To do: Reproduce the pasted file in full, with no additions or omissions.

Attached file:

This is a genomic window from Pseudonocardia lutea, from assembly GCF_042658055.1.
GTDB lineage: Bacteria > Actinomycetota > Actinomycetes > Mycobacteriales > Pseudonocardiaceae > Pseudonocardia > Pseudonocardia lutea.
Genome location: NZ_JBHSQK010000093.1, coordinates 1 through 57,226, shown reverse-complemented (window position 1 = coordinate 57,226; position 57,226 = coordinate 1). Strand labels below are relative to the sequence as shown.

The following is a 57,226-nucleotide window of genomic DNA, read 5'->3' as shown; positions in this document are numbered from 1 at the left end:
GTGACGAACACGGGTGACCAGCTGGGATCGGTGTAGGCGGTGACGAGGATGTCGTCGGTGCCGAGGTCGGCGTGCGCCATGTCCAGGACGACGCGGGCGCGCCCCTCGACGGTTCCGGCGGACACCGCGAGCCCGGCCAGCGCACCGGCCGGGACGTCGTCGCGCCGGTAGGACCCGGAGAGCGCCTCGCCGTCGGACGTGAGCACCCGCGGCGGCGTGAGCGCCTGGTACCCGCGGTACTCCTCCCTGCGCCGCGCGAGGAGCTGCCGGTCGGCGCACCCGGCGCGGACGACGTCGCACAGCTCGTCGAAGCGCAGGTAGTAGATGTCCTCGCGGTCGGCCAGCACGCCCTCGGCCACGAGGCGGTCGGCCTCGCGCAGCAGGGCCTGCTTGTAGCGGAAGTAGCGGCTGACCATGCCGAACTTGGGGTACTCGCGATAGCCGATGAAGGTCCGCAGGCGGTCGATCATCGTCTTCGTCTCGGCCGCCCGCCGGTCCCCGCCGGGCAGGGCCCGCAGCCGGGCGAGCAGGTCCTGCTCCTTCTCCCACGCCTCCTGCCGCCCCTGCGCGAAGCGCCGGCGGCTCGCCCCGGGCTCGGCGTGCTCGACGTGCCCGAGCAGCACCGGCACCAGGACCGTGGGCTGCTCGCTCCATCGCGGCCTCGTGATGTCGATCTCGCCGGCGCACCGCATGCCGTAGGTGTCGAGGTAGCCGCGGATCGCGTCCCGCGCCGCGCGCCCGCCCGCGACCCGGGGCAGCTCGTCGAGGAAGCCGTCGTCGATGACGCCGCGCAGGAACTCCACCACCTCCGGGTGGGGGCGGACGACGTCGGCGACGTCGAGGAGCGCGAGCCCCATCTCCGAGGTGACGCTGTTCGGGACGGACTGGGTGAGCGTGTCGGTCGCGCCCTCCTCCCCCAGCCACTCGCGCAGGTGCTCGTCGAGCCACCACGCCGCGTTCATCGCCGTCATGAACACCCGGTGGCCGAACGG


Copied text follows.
This is a genomic window from Pseudonocardia lutea, from assembly GCF_042658055.1.
GTDB lineage: Bacteria > Actinomycetota > Actinomycetes > Mycobacteriales > Pseudonocardiaceae > Pseudonocardia > Pseudonocardia lutea.
Genome location: NZ_JBHSQK010000093.1, coordinates 1 through 57,226, shown reverse-complemented (window position 1 = coordinate 57,226; position 57,226 = coordinate 1). Strand labels below are relative to the sequence as shown.

The following is a 57,226-nucleotide window of genomic DNA, read 5'->3' as shown; positions in this document are numbered from 1 at the left end:
GTGACGAACACGGGTGACCAGCTGGGATCGGTGTAGGCGGTGACGAGGATGTCGTCGGTGCCGAGGTCGGCGTGCGCCATGTCCAGGACGACGCGGGCGCGCCCCTCGACGGTTCCGGCGGACACCGCGAGCCCGGCCAGCGCACCGGCCGGGACGTCGTCGCGCCGGTAGGACCCGGAGAGCGCCTCGCCGTCGGACGTGAGCACCCGCGGCGGCGTGAGCGCCTGGTACCCGCGGTACTCCTCCCTGCGCCGCGCGAGGAGCTGCCGGTCGGCGCACCCGGCGCGGACGACGTCGCACAGCTCGTCGAAGCGCAGGTAGTAGATGTCCTCGCGGTCGGCCAGCACGCCCTCGGCCACGAGGCGGTCGGCCTCGCGCAGCAGGGCCTGCTTGTAGCGGAAGTAGCGGCTGACCATGCCGAACTTGGGGTACTCGCGATAGCCGATGAAGGTCCGCAGGCGGTCGATCATCGTCTTCGTCTCGGCCGCCCGCCGGTCCCCGCCGGGCAGGGCCCGCAGCCGGGCGAGCAGGTCCTGCTCCTTCTCCCACGCCTCCTGCCGCCCCTGCGCGAAGCGCCGGCGGCTCGCCCCGGGCTCGGCGTGCTCGACGTGCCCGAGCAGCACCGGCACCAGGACCGTGGGCTGCTCGCTCCATCGCGGCCTCGTGATGTCGATCTCGCCGGCGCACCGCATGCCGTAGGTGTCGAGGTAGCCGCGGATCGCGTCCCGCGCCGCGCGCCCGCCCGCGACCCGGGGCAGCTCGTCGAGGAAGCCGTCGTCGATGACGCCGCGCAGGAACTCCACCACCTCCGGGTGGGGGCGGACGACGTCGGCGACGTCGAGGAGCGCGAGCCCCATCTCCGAGGTGACGCTGTTCGGGACGGACTGGGTGAGCGTGTCGGTCGCGCCCTCCTCCCCCAGCCACTCGCGCAGGTGCTCGTCGAGCCACCACGCCGCGTTCATCGCCGTCATGAACACCCGGTGGCCGAACGG